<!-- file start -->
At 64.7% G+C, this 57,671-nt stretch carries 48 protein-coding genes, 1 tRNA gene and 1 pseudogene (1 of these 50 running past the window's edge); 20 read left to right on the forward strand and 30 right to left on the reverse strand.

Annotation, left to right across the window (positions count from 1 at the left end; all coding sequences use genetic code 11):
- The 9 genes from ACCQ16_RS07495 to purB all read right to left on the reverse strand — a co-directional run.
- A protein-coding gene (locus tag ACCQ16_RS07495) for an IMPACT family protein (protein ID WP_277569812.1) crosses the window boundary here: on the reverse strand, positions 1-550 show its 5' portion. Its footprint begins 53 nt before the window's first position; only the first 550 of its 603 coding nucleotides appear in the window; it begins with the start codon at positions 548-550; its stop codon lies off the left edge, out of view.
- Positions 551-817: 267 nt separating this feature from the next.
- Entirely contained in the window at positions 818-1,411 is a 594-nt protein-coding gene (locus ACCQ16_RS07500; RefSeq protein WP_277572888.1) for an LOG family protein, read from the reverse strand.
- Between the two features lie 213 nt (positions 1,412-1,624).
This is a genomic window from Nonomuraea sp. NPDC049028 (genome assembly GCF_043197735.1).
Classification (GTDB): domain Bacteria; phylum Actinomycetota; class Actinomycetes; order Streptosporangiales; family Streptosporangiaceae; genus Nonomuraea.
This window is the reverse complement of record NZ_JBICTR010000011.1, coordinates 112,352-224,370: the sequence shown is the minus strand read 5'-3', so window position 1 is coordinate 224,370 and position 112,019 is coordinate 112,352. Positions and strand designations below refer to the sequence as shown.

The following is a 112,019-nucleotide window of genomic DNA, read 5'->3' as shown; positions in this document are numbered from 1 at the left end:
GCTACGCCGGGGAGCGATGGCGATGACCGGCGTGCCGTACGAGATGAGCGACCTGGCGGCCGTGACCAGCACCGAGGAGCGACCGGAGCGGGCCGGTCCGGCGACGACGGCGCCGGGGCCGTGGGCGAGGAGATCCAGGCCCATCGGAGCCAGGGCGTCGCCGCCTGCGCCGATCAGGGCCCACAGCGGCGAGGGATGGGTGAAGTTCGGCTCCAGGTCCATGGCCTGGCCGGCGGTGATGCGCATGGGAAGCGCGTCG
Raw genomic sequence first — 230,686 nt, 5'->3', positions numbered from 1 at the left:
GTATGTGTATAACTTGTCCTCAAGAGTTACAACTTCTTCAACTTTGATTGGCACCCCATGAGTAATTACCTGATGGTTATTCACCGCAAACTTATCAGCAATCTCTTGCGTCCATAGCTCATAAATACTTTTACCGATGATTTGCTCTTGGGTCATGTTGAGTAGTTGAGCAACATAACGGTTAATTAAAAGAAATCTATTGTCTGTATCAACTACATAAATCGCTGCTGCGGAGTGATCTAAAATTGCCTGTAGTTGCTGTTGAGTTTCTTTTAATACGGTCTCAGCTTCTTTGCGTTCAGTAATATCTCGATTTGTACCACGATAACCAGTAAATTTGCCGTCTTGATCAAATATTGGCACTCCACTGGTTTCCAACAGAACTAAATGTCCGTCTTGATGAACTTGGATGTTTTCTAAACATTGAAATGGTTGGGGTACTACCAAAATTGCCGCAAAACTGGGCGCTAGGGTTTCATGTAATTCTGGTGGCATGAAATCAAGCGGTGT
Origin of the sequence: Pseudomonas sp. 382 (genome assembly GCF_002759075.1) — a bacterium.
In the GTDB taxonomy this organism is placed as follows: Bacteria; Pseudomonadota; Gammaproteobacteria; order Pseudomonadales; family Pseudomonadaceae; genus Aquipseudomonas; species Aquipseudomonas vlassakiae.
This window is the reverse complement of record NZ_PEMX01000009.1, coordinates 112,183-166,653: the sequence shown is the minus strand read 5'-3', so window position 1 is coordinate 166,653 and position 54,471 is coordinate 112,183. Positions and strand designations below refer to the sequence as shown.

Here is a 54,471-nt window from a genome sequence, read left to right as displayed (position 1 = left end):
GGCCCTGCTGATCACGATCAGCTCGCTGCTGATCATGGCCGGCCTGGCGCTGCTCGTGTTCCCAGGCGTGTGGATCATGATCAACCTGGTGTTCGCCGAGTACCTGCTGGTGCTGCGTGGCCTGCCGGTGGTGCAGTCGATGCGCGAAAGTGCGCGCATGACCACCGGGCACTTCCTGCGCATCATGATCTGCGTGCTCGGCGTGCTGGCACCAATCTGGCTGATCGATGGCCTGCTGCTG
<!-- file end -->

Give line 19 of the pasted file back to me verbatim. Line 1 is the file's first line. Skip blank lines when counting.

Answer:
GGCCCTGCTGATCACGATCAGCTCGCTGCTGATCATGGCCGGCCTGGCGCTGCTCGTGTTCCCAGGCGTGTGGATCATGATCAACCTGGTGTTCGCCGAGTACCTGCTGGTGCTGCGTGGCCTGCCGGTGGTGCAGTCGATGCGCGAAAGTGCGCGCATGACCACCGGGCACTTCCTGCGCATCATGATCTGCGTGCTCGGCGTGCTGGCACCAATCTGGCTGATCGATGGCCTGCTGCTG